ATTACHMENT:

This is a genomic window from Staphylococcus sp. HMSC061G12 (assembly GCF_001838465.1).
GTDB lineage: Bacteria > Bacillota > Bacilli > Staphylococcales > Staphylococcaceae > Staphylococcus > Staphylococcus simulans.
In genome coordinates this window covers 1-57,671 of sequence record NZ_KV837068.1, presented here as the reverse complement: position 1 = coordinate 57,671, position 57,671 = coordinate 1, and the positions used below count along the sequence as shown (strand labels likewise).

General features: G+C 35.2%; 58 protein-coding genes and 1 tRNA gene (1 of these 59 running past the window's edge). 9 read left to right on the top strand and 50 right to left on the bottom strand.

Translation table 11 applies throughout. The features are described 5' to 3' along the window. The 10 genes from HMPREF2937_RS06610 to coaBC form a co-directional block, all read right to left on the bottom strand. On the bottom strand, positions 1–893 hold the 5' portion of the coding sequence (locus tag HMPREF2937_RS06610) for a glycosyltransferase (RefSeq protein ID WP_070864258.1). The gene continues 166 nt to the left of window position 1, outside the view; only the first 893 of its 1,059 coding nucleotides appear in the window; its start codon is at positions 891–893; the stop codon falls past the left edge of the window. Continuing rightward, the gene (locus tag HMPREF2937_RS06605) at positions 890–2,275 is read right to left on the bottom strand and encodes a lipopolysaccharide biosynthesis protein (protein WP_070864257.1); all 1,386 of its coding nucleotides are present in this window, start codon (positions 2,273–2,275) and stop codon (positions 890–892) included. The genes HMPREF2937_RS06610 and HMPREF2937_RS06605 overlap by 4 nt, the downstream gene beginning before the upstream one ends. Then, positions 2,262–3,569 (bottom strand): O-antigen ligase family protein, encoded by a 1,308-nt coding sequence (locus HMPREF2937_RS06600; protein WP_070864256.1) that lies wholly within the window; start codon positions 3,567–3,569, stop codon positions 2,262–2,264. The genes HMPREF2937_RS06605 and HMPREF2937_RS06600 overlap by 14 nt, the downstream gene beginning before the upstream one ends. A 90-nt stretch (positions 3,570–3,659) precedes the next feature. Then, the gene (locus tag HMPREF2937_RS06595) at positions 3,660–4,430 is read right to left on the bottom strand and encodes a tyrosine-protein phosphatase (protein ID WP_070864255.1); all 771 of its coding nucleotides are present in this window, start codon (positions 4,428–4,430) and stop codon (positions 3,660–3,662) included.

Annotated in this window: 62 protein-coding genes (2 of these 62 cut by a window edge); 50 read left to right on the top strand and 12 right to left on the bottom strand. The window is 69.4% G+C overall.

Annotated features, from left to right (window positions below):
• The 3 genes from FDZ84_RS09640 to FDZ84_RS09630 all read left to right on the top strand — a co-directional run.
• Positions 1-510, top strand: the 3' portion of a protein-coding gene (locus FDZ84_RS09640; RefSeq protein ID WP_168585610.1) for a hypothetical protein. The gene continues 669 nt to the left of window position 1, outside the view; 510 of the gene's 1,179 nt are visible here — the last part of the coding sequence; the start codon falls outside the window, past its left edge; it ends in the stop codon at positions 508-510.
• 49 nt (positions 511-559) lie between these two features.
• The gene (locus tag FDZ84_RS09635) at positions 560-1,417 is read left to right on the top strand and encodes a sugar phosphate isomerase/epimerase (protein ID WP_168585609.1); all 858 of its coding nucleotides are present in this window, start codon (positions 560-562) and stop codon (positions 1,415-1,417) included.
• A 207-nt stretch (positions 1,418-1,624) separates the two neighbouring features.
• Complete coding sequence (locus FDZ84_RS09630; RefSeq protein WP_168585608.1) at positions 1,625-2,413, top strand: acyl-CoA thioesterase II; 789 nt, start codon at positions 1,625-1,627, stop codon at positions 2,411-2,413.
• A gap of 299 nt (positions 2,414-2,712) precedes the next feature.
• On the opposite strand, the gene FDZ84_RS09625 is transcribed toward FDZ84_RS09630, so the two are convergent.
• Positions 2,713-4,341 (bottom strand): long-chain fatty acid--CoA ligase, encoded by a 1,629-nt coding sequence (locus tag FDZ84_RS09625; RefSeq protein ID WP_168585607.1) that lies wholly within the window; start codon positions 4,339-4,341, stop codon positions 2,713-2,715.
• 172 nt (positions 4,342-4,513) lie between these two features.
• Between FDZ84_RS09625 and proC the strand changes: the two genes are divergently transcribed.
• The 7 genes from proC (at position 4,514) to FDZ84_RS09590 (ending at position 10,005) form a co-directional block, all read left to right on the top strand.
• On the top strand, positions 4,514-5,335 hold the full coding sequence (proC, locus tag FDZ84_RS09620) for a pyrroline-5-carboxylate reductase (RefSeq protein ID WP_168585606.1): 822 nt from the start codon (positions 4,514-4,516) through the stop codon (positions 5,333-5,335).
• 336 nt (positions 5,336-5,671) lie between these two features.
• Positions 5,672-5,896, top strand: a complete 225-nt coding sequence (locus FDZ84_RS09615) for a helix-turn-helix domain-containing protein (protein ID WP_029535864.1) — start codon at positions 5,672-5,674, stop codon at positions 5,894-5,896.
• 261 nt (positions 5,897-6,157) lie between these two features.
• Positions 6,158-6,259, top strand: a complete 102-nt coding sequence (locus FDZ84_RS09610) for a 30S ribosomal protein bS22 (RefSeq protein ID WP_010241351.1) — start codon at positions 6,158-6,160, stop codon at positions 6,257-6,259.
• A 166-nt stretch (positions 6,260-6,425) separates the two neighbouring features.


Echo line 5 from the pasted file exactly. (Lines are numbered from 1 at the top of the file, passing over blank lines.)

Translation table 11 applies throughout. The features are described 5' to 3' along the window. The 10 genes from HMPREF2937_RS06610 to coaBC form a co-directional block, all read right to left on the bottom strand. On the bottom strand, positions 1–893 hold the 5' portion of the coding sequence (locus tag HMPREF2937_RS06610) for a glycosyltransferase (RefSeq protein ID WP_070864258.1). The gene continues 166 nt to the left of window position 1, outside the view; only the first 893 of its 1,059 coding nucleotides appear in the window; its start codon is at positions 891–893; the stop codon falls past the left edge of the window. Continuing rightward, the gene (locus tag HMPREF2937_RS06605) at positions 890–2,275 is read right to left on the bottom strand and encodes a lipopolysaccharide biosynthesis protein (protein WP_070864257.1); all 1,386 of its coding nucleotides are present in this window, start codon (positions 2,273–2,275) and stop codon (positions 890–892) included. The genes HMPREF2937_RS06610 and HMPREF2937_RS06605 overlap by 4 nt, the downstream gene beginning before the upstream one ends. Then, positions 2,262–3,569 (bottom strand): O-antigen ligase family protein, encoded by a 1,308-nt coding sequence (locus HMPREF2937_RS06600; protein WP_070864256.1) that lies wholly within the window; start codon positions 3,567–3,569, stop codon positions 2,262–2,264. The genes HMPREF2937_RS06605 and HMPREF2937_RS06600 overlap by 14 nt, the downstream gene beginning before the upstream one ends. A 90-nt stretch (positions 3,570–3,659) precedes the next feature. Then, the gene (locus tag HMPREF2937_RS06595) at positions 3,660–4,430 is read right to left on the bottom strand and encodes a tyrosine-protein phosphatase (protein ID WP_070864255.1); all 771 of its coding nucleotides are present in this window, start codon (positions 4,428–4,430) and stop codon (positions 3,660–3,662) included.